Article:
Fuel gases can cause asphyxiation. This occurs when the fuel gas builds up within the dwelling, displacing the air to such an extent that the occupants are unable to obtain sufficient oxygen to breathe.
The critical oxygen level resulting in asphyxiation is 14% (normal levels being around 21%).
The number of fatalities varies from year to year and may be anything from less than 10 to around 40.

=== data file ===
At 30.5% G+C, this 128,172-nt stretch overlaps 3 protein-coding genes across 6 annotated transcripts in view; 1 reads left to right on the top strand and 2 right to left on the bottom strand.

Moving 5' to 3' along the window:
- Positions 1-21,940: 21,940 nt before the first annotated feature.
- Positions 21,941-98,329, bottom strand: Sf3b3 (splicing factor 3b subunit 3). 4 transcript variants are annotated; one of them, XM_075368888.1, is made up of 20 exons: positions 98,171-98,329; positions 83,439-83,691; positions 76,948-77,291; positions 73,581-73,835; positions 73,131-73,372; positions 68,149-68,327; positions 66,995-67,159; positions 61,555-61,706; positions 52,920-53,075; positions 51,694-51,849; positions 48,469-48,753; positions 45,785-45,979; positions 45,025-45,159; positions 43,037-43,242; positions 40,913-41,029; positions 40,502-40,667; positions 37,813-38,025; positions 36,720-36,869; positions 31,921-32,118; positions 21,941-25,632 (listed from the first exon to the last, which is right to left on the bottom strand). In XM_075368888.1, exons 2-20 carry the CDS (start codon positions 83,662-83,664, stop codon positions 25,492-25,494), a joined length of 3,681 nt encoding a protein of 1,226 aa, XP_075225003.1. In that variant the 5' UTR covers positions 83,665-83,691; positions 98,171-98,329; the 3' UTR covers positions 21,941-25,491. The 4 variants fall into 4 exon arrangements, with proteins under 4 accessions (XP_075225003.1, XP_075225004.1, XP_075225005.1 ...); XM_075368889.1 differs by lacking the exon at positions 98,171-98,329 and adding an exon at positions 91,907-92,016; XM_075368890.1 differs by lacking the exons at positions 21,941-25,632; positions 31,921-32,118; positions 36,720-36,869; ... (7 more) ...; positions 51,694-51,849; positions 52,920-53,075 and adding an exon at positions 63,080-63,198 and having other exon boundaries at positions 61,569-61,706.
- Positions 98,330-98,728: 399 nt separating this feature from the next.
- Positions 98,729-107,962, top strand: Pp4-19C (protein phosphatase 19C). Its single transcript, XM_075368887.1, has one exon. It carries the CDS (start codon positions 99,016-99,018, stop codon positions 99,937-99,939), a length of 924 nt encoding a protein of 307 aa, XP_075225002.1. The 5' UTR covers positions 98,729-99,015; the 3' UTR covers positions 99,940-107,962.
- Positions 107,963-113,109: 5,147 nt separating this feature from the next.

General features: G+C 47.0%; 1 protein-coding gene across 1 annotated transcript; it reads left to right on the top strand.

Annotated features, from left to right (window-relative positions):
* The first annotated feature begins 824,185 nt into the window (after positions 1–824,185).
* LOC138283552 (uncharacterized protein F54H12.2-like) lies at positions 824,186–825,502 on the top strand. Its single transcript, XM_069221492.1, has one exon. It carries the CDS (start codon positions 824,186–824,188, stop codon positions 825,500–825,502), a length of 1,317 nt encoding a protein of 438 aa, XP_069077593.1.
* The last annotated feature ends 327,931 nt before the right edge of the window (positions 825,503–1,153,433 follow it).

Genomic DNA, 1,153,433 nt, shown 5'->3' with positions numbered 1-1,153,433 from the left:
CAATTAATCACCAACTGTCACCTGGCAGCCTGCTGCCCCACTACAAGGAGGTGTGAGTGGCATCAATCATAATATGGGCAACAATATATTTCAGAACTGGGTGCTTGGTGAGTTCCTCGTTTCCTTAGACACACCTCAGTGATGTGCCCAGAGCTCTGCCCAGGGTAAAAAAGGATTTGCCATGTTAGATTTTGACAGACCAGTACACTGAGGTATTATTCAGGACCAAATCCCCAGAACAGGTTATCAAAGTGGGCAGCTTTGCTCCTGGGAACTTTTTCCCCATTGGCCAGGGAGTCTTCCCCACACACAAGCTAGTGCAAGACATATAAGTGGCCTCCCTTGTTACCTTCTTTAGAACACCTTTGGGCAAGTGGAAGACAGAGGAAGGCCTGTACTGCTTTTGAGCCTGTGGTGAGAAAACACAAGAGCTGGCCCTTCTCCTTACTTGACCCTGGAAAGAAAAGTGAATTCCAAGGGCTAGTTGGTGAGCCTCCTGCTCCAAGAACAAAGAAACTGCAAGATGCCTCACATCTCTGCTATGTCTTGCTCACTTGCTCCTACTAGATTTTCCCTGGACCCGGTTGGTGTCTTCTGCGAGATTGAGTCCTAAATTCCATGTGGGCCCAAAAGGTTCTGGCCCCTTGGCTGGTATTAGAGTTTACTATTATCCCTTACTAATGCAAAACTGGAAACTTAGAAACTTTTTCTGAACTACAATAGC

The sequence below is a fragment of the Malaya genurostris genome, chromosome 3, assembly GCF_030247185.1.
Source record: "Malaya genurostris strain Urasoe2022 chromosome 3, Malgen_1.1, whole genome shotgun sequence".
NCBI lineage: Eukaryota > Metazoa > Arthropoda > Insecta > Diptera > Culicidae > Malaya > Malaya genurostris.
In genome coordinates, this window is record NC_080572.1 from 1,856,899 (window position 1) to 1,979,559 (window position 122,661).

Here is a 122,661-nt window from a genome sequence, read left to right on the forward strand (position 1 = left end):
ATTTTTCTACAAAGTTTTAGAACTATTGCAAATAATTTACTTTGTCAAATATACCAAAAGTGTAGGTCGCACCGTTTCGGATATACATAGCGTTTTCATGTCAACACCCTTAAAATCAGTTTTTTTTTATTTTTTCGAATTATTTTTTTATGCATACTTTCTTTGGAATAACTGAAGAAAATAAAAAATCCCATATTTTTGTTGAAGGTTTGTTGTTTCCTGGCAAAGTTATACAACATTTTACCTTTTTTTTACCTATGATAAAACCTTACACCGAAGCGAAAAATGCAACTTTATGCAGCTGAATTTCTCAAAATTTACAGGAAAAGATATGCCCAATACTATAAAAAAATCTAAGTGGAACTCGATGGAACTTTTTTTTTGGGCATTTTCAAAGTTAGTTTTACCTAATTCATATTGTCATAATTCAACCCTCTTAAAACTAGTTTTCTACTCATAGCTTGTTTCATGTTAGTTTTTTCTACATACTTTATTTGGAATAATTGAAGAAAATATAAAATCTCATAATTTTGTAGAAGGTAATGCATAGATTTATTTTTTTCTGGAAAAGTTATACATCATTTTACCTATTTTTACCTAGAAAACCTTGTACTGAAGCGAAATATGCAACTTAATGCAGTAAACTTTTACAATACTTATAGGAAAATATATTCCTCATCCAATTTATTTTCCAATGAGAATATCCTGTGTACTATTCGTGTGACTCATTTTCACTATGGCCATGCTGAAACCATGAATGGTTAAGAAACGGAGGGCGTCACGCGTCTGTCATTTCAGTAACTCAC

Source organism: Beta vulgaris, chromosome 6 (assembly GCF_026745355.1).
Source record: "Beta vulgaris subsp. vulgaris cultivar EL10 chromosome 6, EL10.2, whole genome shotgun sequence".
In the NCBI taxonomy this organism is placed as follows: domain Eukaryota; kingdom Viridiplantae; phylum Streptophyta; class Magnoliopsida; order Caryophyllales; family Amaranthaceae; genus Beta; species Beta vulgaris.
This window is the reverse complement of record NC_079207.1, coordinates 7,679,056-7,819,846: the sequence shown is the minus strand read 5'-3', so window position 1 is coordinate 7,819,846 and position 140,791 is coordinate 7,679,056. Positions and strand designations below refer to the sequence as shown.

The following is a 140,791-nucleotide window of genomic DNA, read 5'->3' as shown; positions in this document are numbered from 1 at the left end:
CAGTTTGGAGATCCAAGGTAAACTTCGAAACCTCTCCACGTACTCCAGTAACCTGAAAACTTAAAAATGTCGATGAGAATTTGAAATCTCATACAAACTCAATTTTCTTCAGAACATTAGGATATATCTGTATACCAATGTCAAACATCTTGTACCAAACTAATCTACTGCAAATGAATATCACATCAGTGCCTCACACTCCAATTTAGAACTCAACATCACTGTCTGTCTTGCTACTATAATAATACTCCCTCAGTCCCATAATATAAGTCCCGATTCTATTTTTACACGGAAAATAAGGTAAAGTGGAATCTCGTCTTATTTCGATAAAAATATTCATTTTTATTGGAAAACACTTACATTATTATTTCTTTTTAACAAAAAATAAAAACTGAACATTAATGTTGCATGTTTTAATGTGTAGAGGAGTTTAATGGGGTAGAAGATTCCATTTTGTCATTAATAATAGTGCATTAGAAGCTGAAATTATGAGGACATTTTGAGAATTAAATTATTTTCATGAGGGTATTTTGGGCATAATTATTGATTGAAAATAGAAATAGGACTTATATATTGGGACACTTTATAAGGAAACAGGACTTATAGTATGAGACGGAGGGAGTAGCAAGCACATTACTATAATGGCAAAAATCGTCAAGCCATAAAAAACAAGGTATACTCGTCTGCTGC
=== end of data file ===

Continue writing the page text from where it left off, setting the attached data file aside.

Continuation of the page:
Very young children (those aged under 5 years) are most likely to suffer injury as a result of exposure to uncombusted fuel gas.
Elderly persons, aged 60 years or more, are also vulnerable because, although they are the least likely to be involved in such an accident, the proportion of fatalities is comparatively high.
Pregnant women are also vulnerable.
(Note: Poisonings associated with incomplete combustion of gas and the spilling back of combustion products into a dwelling are covered under Carbon Monoxide Risk, and explosions from gas leakages are covered by Explosions Risk.)